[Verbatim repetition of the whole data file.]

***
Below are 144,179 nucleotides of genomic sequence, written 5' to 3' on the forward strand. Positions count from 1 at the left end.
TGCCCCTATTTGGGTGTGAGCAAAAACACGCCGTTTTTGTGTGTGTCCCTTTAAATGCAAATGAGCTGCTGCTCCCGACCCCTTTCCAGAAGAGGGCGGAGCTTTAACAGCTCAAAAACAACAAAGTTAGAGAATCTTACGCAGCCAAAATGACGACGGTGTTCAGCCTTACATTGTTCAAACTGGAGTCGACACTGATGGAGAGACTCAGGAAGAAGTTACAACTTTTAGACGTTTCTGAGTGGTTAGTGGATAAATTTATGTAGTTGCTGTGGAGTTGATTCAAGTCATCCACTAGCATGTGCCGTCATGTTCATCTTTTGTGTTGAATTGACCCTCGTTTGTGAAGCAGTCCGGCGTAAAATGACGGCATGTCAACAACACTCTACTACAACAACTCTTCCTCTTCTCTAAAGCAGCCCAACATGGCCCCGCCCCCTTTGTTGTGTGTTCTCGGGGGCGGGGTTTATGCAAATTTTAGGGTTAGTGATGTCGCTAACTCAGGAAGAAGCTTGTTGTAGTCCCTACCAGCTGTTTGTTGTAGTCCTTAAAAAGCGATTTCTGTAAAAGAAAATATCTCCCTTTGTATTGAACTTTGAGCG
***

Below are 144,179 nucleotides of genomic sequence, written 5' to 3' on the forward strand. Positions count from 1 at the left end.
TGCCCCTATTTGGGTGTGAGCAAAAACACGCCGTTTTTGTGTGTGTCCCTTTAAATGCAAATGAGCTGCTGCTCCCGACCCCTTTCCAGAAGAGGGCGGAGCTTTAACAGCTCAAAAACAACAAAGTTAGAGAATCTTACGCAGCCAAAATGACGACGGTGTTCAGCCTTACATTGTTCAAACTGGAGTCGACACTGATGGAGAGACTCAGGAAGAAGTTACAACTTTTAGACGTTTCTGAGTGGTTAGTGGATAAATTTATGTAGTTGCTGTGGAGTTGATTCAAGTCATCCACTAGCATGTGCCGTCATGTTCATCTTTTGTGTTGAATTGACCCTCGTTTGTGAAGCAGTCCGGCGTAAAATGACGGCATGTCAACAACACTCTACTACAACAACTCTTCCTCTTCTCTAAAGCAGCCCAACATGGCCCCGCCCCCTTTGTTGTGTGTTCTCGGGGGCGGGGTTTATGCAAATTTTAGGGTTAGTGATGTCGCTAACTCAGGAAGAAGCTTGTTGTAGTCCCTACCAGCTGTTTGTTGTAGTCCTTAAAAAGCGATTTCTGTAAAAGAAAATATCTCCCTTTGTATTGAACTTTGAGCG